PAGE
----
Hollandaise Sauce Photos by Teri Lyn Fisher

Perfect Hollandaise Sauce

By Leslie Bilderback 05/01/2010

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Hollandaise is considered, in classic cuisine, one of the five mother sauces (the list also includes sauces béchamel, espagnole, velouté and tomato), not because it is served on Mother’s Day but because, like all mother sauces, it is the base from which dozens of other sauces are created.
Like all great dishes, the origin of Eggs Benedict is hotly contested. Sometime in the 1880s or ’90s, Mrs. Le Grande Benedict, or Mr. Lemuel Benedict, or Commodore E.C. Benedict, dined at the Waldorf Astoria, or Delmonico’s, or on a yacht. He or she requested the dish either as a hangover cure or because they were bored with the usual fare, and the creation ended up on the menu. To make your own, layer a toasted English muffin with Canadian bacon, a poached egg and Hollandaise. Or turn it into Eggs Sardou by layering an artichoke heart with anchovies, creamed spinach, a poached egg and Hollandaise. 
 pounds (5 sticks) unsalted butter 
6 egg yolks
2 tablespoons lemon juice
2 tablespoons cold water
A pinch each of kosher salt and white pepper
1. Melt butter slowly, then set aside to cool. Do not stir butter. Let the solids sink to the bottom, and skim the foam off the top. The pure butter fat in the center (called clarified butter) is what you will use for this recipe.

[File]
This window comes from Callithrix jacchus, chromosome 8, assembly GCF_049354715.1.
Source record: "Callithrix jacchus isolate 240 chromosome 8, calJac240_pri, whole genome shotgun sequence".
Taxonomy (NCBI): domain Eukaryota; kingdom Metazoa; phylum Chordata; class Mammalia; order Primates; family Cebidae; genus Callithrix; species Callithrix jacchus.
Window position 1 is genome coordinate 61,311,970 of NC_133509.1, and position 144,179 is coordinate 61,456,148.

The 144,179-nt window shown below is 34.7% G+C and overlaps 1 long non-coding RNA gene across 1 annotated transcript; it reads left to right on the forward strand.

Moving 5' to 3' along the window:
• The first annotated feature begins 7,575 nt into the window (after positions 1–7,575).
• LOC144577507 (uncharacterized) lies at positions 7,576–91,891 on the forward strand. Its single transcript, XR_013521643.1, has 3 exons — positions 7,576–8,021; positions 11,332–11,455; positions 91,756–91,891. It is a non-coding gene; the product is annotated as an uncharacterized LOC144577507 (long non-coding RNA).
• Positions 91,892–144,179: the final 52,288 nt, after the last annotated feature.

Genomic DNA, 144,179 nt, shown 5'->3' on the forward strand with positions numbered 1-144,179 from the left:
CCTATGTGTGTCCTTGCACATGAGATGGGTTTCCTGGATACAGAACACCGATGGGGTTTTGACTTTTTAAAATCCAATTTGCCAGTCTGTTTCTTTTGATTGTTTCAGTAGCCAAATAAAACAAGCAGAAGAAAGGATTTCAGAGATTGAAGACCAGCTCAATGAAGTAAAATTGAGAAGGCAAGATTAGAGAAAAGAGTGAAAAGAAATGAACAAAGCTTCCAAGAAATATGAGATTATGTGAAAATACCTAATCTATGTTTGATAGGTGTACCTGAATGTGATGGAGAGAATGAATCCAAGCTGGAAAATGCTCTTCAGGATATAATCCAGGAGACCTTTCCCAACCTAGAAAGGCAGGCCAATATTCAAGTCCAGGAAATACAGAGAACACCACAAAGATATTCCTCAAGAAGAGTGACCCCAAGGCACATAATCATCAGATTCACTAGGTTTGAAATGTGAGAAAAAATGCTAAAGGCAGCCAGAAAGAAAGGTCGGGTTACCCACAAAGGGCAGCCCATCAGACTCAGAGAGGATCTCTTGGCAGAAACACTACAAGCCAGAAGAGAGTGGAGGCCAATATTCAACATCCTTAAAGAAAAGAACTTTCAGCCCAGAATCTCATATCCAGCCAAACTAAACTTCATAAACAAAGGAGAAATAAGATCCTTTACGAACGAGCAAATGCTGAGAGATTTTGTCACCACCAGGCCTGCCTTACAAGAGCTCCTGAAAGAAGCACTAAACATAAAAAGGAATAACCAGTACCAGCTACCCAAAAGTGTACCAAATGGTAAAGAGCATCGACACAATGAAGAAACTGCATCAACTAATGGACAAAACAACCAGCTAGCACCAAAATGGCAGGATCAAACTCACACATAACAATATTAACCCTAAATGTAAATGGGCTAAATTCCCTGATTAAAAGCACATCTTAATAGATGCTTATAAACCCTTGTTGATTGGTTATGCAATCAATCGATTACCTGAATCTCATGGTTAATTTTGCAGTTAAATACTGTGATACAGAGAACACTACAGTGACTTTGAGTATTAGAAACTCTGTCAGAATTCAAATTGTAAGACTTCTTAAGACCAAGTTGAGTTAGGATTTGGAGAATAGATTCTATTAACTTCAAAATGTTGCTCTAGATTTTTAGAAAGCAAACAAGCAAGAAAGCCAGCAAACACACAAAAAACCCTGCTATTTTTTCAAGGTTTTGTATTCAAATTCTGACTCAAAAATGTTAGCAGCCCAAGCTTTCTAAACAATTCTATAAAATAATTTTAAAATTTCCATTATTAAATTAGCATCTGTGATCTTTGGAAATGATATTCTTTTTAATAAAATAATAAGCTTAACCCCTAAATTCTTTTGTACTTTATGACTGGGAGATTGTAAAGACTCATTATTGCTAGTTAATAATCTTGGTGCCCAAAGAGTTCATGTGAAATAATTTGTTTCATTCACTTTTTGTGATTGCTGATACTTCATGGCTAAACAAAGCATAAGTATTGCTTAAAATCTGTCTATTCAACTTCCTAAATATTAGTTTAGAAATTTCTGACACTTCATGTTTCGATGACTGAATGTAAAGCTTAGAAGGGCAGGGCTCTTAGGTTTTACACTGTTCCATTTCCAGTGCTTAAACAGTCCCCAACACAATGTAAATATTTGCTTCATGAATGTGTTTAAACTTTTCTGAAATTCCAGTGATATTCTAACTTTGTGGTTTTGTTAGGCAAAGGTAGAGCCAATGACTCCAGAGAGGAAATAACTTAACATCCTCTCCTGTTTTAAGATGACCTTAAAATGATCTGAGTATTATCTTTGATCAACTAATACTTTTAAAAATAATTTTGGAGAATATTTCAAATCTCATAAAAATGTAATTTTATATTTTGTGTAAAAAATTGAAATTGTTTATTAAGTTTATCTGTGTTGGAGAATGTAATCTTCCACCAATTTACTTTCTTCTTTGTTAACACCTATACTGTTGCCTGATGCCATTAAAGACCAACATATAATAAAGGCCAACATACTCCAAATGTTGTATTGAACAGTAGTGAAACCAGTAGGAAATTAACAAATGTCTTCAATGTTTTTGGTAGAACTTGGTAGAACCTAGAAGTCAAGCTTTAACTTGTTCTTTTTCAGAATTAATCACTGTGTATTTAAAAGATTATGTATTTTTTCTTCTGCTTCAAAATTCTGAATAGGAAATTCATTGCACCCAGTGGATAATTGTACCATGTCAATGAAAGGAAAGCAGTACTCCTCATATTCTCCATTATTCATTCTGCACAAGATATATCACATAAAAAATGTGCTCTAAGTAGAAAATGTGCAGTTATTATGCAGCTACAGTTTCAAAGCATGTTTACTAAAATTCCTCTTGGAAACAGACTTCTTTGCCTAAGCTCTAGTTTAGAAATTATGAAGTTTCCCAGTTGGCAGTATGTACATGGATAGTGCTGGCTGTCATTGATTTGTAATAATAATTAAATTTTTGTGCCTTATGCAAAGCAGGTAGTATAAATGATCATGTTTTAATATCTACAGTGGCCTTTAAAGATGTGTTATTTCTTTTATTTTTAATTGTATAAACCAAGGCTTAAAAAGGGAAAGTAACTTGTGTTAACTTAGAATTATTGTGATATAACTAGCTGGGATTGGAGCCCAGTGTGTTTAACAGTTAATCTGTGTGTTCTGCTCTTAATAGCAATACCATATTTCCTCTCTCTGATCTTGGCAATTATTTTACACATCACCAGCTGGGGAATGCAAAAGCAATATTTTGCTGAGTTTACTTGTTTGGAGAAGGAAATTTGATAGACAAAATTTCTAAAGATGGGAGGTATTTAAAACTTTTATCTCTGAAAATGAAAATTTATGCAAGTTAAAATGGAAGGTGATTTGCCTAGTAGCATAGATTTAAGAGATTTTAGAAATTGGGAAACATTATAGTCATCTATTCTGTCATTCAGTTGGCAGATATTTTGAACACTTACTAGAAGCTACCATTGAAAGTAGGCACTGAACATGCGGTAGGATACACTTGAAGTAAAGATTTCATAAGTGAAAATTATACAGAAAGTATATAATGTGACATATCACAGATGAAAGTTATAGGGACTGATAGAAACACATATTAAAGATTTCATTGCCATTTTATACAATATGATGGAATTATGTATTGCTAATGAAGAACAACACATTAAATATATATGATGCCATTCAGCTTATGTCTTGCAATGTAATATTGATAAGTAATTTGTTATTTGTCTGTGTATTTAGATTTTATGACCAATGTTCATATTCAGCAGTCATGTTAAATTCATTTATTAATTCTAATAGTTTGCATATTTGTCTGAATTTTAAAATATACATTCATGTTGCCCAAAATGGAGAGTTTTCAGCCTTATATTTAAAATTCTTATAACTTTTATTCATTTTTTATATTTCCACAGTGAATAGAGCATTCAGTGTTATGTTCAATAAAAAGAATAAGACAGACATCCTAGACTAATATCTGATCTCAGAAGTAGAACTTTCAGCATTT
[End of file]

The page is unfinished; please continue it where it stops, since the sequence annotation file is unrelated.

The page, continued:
2. Fill the lower portion of a double boiler* with water and bring to a simmer. In the upper portion, before setting it over heat, combine egg yolks, lemon juice and water. Whip vigorously until the color begins to lighten, 1 to 2 minutes. Set over the simmering water and continue whisking until the eggs become thick and creamy. Never stop whisking while heating, or the mixture will congeal into scrambled eggs (for which there is no quick fix).
3. Remove the thickened yolks from the heat, and while whisking, start drizzling the clarified butter into the yolks very slowly. It should take about 3 minutes to incorporate all the butter. (Place the bowl on a wet towel to keep it from spinning as you whisk with one hand and drizzle with the other.) Finish with salt and pepper to taste, and serve immediately.  

* Create your own double boiler by placing a stainless or ceramic bowl on top of a saucepan. When the bowl is resting on the pan, there should be enough room for a couple of inches of water and an inch of air between the water and the bottom of the bowl.   

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